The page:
Nairobi (CNSNews.com) - Out of the headlines, but still in custody: Authorities in Zimbabwe continue to hold two Cuban doctors who sought political asylum there after denouncing President Fidel Castro, despite the fact the United States has offered the two men refugee status.
The United Nations High Commissioner for Refugees (UNHCR), which has been advocating for the release of Leonel Cordova Rodriguez, 31, and Noris Pena Martinez, 25, has expressed concern over their safety.
A spokesman for the UNCHR's Zambia-based regional office said Zimbabwe had failed to honor its promise, made four weeks ago, to free the two.
The spokesman, Dominic Bartsch, said the Zimbabwe government had failed to explain why the two were still being detained in the capital, Harare.
"We cannot speculate on the reasons. We have indications that a number of other countries are willing to take them and we are still waiting for a response from Zimbabwe."
Earlier it was learned that Zimbabwe had struck a secret deal with the Cubans to repatriate the pair to Cuba. The UNHCR and U.S. officials warned that such a move would be a violation of Zimbabwe's own law as well as international conventions it is signatory to.
Zimbabwe immigration officials contacted Friday by telephone refused to comment. One, who sought anonymity, said: "The matter is not in our hands anymore. We only take instructions from elsewhere."
Officials at the Cuban embassy in Harare also declined to comment.
Last month, the United States agreed to grant refugee status to the two. Reports published in Zimbabwe said Cuba, a long-time ally of the southern African nation, objected to letting the doctors go to the U.S.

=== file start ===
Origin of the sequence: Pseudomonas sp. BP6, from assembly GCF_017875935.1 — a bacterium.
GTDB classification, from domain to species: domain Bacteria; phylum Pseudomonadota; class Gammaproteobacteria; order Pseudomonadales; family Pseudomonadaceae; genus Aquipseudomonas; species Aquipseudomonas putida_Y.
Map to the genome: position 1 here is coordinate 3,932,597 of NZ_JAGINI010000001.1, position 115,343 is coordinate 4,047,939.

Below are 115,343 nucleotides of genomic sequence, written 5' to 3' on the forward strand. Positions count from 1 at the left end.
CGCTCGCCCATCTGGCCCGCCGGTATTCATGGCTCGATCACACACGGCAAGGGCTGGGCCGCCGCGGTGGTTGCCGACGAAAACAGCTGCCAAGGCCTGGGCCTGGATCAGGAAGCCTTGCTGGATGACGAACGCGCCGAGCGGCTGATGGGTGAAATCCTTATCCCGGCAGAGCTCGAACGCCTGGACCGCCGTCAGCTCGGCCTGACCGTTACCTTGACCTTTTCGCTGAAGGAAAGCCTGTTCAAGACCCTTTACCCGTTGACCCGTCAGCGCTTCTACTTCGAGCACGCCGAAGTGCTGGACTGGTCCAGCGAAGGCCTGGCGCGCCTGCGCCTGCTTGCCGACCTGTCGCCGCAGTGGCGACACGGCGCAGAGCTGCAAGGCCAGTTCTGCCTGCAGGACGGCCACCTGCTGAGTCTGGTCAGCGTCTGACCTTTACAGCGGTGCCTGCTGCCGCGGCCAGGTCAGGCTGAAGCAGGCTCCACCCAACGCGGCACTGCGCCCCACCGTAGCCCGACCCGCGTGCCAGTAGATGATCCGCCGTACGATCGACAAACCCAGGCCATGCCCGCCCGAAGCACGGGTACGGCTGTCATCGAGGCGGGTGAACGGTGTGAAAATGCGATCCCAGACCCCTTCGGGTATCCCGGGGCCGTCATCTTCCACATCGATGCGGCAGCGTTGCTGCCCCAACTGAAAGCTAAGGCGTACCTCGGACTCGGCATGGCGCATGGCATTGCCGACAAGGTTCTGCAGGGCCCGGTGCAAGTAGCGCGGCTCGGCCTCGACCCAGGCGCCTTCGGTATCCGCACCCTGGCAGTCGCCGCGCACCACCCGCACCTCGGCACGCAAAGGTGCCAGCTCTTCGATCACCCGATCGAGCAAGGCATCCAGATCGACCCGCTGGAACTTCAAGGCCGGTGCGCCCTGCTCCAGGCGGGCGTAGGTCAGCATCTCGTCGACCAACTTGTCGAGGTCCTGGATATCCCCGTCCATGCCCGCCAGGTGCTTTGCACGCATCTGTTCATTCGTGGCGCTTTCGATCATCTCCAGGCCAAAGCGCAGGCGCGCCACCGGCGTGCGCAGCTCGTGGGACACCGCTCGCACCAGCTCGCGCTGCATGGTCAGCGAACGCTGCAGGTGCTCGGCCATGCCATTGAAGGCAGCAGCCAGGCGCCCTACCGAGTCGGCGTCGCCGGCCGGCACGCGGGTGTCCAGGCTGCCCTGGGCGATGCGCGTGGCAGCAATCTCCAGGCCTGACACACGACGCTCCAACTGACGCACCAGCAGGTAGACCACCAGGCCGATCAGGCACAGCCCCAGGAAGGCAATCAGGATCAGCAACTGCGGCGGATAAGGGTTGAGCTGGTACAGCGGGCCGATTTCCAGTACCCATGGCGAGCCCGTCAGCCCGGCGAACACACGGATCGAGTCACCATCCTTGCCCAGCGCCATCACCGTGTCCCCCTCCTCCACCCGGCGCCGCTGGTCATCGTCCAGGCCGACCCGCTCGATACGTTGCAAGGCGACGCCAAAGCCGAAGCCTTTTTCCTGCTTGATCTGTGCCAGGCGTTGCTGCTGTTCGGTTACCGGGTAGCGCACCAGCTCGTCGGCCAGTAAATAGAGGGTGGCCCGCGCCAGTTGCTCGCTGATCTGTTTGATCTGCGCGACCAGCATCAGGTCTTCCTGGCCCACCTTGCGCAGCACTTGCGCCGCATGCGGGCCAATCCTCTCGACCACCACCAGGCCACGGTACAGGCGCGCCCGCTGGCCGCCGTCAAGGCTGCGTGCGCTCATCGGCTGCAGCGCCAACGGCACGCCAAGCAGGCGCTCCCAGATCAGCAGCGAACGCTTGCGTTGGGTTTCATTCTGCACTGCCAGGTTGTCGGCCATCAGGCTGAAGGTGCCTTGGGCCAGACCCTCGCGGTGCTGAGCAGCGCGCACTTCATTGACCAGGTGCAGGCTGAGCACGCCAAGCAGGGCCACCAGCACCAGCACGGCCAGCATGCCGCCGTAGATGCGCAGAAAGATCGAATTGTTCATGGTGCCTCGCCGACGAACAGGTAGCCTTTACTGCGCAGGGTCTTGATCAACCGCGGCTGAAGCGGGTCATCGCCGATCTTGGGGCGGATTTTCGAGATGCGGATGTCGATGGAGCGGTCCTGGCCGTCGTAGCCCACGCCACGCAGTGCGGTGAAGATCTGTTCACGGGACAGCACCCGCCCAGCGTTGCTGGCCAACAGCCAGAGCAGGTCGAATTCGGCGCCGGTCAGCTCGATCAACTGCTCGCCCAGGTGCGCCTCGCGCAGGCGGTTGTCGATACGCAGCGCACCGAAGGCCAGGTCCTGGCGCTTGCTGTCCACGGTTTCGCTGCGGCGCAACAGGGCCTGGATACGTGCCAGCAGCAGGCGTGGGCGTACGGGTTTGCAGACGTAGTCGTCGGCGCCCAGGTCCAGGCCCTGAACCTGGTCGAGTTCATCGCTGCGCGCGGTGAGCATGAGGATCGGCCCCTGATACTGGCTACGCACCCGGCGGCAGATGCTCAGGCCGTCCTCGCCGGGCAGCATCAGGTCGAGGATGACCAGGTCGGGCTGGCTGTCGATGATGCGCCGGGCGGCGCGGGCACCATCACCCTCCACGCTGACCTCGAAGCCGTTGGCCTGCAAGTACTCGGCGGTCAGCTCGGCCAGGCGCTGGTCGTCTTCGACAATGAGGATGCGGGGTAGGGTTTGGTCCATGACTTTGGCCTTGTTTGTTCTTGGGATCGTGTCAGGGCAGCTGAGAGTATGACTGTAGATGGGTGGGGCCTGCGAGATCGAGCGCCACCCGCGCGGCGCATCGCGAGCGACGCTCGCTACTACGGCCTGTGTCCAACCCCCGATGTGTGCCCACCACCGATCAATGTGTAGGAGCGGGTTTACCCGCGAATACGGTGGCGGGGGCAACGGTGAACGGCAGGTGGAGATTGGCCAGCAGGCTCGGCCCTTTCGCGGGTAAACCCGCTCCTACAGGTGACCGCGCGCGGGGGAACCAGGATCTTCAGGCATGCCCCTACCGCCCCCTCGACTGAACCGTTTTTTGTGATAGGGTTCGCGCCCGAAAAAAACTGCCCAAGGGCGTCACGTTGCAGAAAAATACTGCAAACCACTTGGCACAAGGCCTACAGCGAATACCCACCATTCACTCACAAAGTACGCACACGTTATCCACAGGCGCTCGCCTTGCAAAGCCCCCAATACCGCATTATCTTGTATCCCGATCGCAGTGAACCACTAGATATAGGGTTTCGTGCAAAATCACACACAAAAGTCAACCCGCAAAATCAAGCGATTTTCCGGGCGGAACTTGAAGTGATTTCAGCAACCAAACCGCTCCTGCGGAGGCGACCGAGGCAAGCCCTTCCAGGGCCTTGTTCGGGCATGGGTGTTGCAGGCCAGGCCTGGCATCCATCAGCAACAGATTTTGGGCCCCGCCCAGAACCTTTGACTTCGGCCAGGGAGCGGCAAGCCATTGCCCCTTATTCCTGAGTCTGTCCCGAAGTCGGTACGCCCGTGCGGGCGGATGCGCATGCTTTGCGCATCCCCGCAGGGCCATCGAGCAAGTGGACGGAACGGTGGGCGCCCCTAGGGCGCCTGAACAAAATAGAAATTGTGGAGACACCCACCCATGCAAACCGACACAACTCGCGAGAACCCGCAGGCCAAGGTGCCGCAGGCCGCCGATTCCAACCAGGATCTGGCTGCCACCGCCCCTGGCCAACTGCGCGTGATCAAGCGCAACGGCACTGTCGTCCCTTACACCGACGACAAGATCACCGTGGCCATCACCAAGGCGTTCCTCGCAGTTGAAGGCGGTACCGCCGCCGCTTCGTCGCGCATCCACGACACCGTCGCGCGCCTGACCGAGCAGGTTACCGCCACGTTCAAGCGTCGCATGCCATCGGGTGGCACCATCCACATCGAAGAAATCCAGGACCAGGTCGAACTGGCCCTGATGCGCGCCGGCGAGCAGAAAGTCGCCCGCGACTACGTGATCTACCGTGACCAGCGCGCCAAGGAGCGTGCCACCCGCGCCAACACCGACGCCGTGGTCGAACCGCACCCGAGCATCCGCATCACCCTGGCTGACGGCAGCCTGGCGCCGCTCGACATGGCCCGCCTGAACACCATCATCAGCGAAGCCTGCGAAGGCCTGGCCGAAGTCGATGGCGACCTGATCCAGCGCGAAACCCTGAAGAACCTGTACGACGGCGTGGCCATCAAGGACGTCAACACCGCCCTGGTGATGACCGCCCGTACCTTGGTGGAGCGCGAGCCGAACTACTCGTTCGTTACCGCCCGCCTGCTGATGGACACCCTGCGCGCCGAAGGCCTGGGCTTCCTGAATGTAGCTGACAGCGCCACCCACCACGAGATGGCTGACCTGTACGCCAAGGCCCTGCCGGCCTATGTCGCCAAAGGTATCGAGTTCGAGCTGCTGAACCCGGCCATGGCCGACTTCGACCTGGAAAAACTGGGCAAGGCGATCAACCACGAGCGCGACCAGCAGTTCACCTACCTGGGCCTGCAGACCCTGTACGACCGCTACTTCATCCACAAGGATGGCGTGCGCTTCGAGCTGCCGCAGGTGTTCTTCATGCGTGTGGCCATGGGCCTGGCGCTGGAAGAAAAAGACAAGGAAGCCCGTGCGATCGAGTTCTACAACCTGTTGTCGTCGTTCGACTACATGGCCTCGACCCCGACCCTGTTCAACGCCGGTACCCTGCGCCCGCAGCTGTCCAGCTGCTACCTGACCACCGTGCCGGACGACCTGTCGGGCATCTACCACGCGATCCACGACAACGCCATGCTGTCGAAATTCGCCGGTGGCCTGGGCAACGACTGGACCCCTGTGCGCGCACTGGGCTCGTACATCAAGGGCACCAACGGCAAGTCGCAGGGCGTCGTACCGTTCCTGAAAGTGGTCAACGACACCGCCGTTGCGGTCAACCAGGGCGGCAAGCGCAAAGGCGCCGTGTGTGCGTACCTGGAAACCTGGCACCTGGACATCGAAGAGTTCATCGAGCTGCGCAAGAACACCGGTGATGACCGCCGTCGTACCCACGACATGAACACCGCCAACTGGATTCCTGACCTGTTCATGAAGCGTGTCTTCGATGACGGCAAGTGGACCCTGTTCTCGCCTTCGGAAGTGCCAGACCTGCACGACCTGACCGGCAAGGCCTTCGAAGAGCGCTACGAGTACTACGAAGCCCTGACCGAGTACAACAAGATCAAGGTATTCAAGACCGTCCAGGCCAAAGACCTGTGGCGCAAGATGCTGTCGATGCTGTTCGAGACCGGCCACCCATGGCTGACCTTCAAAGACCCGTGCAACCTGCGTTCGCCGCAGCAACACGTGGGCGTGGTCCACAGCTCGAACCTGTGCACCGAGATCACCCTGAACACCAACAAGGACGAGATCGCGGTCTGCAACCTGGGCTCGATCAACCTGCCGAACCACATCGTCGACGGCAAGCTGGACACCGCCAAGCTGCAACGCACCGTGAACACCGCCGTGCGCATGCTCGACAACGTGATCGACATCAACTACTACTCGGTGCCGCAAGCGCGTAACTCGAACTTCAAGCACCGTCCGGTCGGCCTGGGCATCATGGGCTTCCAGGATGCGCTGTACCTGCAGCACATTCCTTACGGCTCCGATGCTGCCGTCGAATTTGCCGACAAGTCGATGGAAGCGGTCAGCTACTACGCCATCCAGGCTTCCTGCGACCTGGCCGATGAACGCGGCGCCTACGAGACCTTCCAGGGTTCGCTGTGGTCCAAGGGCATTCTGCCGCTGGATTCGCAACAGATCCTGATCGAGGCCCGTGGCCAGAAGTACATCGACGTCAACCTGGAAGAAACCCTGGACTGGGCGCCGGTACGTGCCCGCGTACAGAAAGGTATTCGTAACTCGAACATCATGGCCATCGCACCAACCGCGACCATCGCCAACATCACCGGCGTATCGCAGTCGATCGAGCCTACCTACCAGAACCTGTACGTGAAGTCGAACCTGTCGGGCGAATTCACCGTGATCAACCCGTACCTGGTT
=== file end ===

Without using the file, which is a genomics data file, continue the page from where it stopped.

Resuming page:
President Robert Mugabe, an avowed Marxist, is a close friend of Castro. The Zimbabwe leader has in recent months placed himself at odds with the international community over a campaign of violent intimidation by his supporters ahead of last month's election, and the seizure of white-owned farms.
Specifically he accused Britain and the U.S. of trying to influence the result of the election, which his ZANU-PF party narrowly won after an election that foreign observers described as neither free nor fair.
Rodriguez and Martinez were part of a 152-member Cuban medical mission sent to Zimbabwe to provide medical services under a Cuban government program of providing free health care to poor developing countries.
They accused Zimbabwe security officers of kidnapping them after their intention to defect became known, and trying to have them flown to Cuba, via South Africa, on an Air France plane destined for Havana.
The plane's pilot let them out of the aircraft after the doctors slipped a note to the flight crew, saying they were being kidnapped. The doctors were then returned to Zimbabwe for the U.N. agency to settle their status, but were instead detained by Zimbabwe security agents.
Cuban officials denounced the defectors, saying the doctors had betrayed the medical mission, but denied any involvement in the attempted abduction.
Last month the U.S. said Zimbabwe had broken the Geneva Convention and international law by holding the two against their wishes.
U.S. Immigration and Naturalization Service officials based in Nairobi, Kenya, last month flew to Harare where they interviewed the two before granting them refugee status in the U.S.